Although I’ve only made room for three professional development or teaching books this summer, all are sources of great inspiration. Kelly Gallagher and Penny Kittle’s 180 Days: Two Teachers and the Quest to Engage and Empower Adolescents provides some insight and recommendations to using a workshop approach in the classroom. Combined with Caitlin Tucker’s Blended Learning in Action: A Practical Guide Toward Sustainable Change, I’m able to layout and develop more dynamic and responsive instruction practices, including updating some of my blended learning video instruction and incorporating more student-teacher conferences. I confess, I haven’t finished either of these yet. They are so rich with information, and I am taking my time to read through and plan. Although I’ll most likely finish both by the end of August, I plan to use these as resources going forward.

The third “teaching” book is Tom Rademacher’s It Won’t Be Easy: An Exceedingly Honest (and Slightly Unprofessional) Love Letter to Teaching. While I didn’t agree with some of his points, his candor about race and empowering students is spot on. This is not a profession for those who seek isolation, control, or power. Teaching and learning occur best through relationships, and my best memories in the classroom often occurred when I had no idea what would happen next. Of course students need challenges, but those are not necessarily grades or standards. I also believe that I should be willing to challenge and reflect on my learning. I’ve committed to participating in the Talks with Teachers 30-day challenge where I’ll focus on everything from instruction and classroom management to reflection and growth. I even have an accountability buddy to push and motivate me. This post is one example of the August day 2 challenge because I’m committing to 4 tenets for my classroom for the 2018-19 school year:

  1. I will support student choice in reading, focusing on universally applicable skills and setting aside in-class reading time without worrying about loss of instruction. This involves planning for and continuously implementing more of a workshop model.
  2. I will perform student-teacher conferences after each benchmark assessment to provide more targeted and timely feedback.
  3. I will write daily based on my research, reading, teaching, learning, etc. Whatever is important or inspiring that day will guide my writing, and I’ll generate at least two blog posts a month.
  4. I will accept the leadership roles of mentoring another new teacher and co-sponsoring our school’s evolving student-led academic center to support a positive school culture for student and teacher learning.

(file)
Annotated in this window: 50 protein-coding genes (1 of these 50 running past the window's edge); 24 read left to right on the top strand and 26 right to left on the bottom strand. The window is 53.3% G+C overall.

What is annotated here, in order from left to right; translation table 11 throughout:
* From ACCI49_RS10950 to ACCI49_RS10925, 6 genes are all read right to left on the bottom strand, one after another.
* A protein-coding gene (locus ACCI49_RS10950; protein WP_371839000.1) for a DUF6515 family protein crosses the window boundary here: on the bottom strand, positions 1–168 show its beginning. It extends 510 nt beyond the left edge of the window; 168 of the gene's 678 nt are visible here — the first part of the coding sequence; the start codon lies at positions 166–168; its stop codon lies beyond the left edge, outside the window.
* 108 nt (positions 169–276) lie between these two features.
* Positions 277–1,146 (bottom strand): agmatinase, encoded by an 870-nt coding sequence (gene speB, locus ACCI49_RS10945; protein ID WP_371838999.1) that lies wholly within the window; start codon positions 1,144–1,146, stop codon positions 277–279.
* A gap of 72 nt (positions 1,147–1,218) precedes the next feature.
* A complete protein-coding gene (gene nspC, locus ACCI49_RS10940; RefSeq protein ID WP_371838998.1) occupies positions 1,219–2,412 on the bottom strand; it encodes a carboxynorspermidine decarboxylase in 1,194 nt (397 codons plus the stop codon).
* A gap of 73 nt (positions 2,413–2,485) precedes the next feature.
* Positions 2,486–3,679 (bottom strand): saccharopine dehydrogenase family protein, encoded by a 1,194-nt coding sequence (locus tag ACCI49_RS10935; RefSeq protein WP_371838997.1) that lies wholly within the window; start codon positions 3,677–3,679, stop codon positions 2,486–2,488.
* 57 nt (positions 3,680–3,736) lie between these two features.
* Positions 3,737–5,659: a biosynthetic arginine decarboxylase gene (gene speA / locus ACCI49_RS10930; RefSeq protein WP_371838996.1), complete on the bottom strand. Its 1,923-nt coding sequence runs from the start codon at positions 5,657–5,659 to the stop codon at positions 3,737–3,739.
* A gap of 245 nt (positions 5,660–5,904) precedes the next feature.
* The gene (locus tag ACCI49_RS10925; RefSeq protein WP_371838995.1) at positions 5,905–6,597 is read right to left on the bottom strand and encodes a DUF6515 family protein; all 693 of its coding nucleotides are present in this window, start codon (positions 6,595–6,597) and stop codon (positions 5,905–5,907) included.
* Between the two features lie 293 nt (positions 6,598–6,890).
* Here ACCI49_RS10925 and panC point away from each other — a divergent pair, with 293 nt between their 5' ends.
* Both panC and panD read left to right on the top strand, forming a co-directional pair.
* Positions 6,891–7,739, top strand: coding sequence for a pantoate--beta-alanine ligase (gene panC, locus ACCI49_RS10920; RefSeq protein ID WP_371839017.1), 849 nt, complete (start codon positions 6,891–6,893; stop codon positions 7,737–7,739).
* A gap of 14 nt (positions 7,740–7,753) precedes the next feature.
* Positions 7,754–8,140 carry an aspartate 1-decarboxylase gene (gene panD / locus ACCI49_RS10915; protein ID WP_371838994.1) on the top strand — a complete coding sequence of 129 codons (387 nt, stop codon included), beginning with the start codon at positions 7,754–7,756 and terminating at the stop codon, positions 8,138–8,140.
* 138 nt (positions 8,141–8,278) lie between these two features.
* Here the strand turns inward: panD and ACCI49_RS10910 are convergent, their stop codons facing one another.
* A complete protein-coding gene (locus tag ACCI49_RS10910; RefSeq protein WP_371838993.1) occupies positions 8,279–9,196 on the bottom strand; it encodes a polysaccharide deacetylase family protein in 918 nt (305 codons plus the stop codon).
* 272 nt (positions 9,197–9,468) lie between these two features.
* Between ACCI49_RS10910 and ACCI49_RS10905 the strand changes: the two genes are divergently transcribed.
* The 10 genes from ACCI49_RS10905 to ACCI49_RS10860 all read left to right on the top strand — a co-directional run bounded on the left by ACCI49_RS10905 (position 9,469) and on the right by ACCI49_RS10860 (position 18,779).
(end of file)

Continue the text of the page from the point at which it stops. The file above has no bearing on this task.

Choice reading in 7 courses

The College Board will release Advanced Placement exam scores later this week. I could sugar coat my anxiety about how my students may have performed or how their scores might reflect on me, but I won’t. Instead, I’d like to share one of my favorite projects from our #APLit class this year.

I had the privilege and advantage of a small, close knit class this year (7 students), and I always enjoy using something creative for the final exam. In the past, I’ve used caricature videos, documentaries, and movie translations, but this year we performed a “book tasting”. A quick search generates almost 150 million results for book tasting, and I’m certain that each teacher’s take is a little different. For our class, it meant combining our love of reading with the never-ending teenage love of food!

Leading up to the #APLit exam, our final independent reading project was a read-a-thon where students selected “AP worthy” texts. During the read-a-thon, students wrote blogs about their thinking on various aspects of different texts, similar to Brian Sztabnik’s flipped lesson. For the final exam, they chose one of these read-a-thon books to use for the tasting.

We focused on works published since 2000. While I appreciate and use several “classic” texts, I think it’s important to recognize the merits of good writing, no matter the publication date. The student choices covered a variety of genres, too:

 

For our project, students created original menus based around their novel. Each menu had to have a unique restaurant name and menu options. The minimum requirements were one appetizer, two entrees, one dessert, and one beverage. The items had to capture the author’s style and convey knowledge of the text without giving away spoilers.

In addition to the professionally designed menu, each student provided one of the dishes for our book tasting. They presented their menus and dishes to each other and other guests (e.g. admin and teachers).

As always, I’m amazed at my students’ creativity. Their menu designs and dishes were great. We had a variety of genres and food, and I surprised them with guest judges (their parents) to enjoy our final class day together. I’ll know I’ll fondly remember this day and our final project.

 

Acorn insights: My experience reading Q2

This summer I had the privilege of becoming a first-time reader for the Advanced Placement literature exam. This experience was the most influential professional development I’ve had to date. I spent the week reading (and reading and reading) student work, participating in collegial discussions, and soaking in the atmosphere at a poetry reading and Shakespeare in the Park with passionate educators I’m pleased to call friends.